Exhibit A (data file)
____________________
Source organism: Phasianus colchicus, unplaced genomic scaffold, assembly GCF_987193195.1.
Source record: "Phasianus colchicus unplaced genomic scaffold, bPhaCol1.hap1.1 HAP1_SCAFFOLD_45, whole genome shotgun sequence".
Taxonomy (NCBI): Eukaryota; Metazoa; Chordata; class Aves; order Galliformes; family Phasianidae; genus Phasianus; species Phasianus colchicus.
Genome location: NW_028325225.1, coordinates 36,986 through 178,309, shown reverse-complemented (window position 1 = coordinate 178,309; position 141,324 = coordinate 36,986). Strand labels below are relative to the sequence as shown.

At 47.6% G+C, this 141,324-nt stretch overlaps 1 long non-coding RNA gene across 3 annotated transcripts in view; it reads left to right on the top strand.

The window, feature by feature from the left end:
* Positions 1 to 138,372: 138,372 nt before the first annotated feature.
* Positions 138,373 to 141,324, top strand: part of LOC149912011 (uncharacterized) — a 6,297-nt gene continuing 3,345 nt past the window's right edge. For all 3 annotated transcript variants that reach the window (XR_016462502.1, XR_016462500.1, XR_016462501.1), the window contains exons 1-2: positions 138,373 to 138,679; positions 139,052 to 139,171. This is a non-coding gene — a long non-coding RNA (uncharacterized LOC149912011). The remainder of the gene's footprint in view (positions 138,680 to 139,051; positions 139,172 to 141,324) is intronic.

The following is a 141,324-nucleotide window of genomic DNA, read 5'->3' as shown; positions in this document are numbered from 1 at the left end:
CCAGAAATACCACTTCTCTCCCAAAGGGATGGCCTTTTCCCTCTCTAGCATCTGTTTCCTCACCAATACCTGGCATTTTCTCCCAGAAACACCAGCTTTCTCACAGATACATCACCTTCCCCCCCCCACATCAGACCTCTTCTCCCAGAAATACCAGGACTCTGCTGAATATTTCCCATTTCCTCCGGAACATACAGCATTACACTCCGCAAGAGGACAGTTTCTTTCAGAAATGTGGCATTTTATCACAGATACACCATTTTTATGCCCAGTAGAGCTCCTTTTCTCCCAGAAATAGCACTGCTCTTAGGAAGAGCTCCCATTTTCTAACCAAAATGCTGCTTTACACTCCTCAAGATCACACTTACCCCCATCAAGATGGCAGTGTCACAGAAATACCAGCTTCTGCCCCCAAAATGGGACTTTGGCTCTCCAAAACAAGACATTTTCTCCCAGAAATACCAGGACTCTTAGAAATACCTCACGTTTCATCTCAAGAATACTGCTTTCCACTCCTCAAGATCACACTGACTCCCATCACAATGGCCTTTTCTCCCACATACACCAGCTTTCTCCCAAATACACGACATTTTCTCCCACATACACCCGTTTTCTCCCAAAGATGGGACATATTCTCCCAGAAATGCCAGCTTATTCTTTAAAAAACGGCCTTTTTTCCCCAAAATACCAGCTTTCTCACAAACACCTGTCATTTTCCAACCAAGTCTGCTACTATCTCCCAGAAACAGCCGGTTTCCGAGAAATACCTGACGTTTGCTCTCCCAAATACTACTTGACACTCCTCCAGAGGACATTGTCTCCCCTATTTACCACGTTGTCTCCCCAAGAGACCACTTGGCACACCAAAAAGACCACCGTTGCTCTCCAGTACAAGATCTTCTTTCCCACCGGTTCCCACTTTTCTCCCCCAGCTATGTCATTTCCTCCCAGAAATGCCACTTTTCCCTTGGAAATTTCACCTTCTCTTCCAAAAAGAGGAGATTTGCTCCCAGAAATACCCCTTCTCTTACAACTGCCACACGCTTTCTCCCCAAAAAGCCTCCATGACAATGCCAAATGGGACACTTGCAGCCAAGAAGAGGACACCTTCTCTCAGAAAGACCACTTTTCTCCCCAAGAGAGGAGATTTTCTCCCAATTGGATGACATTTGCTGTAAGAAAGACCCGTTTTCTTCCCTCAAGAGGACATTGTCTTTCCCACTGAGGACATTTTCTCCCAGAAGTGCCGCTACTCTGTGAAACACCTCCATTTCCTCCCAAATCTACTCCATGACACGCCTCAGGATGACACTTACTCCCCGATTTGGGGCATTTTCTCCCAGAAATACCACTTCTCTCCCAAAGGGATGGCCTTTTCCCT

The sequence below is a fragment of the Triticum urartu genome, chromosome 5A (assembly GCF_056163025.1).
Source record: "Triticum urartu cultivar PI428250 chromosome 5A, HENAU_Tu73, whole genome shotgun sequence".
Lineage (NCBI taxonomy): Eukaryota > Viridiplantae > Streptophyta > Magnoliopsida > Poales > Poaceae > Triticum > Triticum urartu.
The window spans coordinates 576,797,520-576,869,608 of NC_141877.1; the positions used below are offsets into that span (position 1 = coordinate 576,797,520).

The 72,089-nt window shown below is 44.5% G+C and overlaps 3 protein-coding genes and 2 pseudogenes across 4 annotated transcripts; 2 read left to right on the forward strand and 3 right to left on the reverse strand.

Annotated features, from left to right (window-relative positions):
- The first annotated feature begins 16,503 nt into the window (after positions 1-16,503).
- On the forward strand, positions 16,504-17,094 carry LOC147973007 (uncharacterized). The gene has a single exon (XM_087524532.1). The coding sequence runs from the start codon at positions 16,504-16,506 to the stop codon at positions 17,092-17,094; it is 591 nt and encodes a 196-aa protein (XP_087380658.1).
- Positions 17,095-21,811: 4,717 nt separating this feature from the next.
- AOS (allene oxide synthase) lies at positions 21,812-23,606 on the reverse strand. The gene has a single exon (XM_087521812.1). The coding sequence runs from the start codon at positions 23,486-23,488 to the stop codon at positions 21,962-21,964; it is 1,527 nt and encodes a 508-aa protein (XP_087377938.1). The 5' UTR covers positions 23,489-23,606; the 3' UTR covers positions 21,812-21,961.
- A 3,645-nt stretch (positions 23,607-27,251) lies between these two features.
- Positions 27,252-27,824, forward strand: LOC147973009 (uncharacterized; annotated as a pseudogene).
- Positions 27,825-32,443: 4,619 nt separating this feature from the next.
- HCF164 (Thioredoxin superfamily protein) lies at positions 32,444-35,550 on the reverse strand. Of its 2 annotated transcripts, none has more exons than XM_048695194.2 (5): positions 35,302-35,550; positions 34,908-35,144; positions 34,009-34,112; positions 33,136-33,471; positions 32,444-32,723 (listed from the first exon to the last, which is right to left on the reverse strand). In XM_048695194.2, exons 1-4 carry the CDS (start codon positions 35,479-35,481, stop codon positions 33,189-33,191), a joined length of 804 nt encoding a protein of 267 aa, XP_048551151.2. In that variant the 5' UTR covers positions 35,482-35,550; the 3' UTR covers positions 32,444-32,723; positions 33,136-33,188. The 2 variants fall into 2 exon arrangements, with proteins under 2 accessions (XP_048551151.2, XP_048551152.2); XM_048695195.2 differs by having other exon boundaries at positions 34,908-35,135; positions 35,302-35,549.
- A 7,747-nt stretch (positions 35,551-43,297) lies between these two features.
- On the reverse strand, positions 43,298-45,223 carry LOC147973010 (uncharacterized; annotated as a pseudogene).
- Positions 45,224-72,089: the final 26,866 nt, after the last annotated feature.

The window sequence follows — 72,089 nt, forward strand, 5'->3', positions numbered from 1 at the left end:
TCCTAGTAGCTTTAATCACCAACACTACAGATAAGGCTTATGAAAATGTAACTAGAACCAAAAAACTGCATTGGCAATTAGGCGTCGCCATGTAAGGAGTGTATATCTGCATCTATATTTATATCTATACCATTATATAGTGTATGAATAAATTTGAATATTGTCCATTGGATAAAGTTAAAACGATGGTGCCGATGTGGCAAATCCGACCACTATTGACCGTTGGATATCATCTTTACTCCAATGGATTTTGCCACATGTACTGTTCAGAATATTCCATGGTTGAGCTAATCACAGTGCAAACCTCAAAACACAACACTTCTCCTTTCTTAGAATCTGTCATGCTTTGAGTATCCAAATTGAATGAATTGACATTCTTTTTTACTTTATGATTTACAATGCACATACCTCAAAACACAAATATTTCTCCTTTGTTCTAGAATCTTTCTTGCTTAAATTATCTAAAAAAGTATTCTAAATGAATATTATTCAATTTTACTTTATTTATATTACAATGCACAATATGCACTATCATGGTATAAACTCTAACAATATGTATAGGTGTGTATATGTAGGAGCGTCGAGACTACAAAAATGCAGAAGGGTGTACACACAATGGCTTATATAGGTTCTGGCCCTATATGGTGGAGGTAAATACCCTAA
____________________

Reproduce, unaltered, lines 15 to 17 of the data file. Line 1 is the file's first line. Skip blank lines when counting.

The 72,089-nt window shown below is 44.5% G+C and overlaps 3 protein-coding genes and 2 pseudogenes across 4 annotated transcripts; 2 read left to right on the forward strand and 3 right to left on the reverse strand.

Annotated features, from left to right (window-relative positions):
- The first annotated feature begins 16,503 nt into the window (after positions 1-16,503).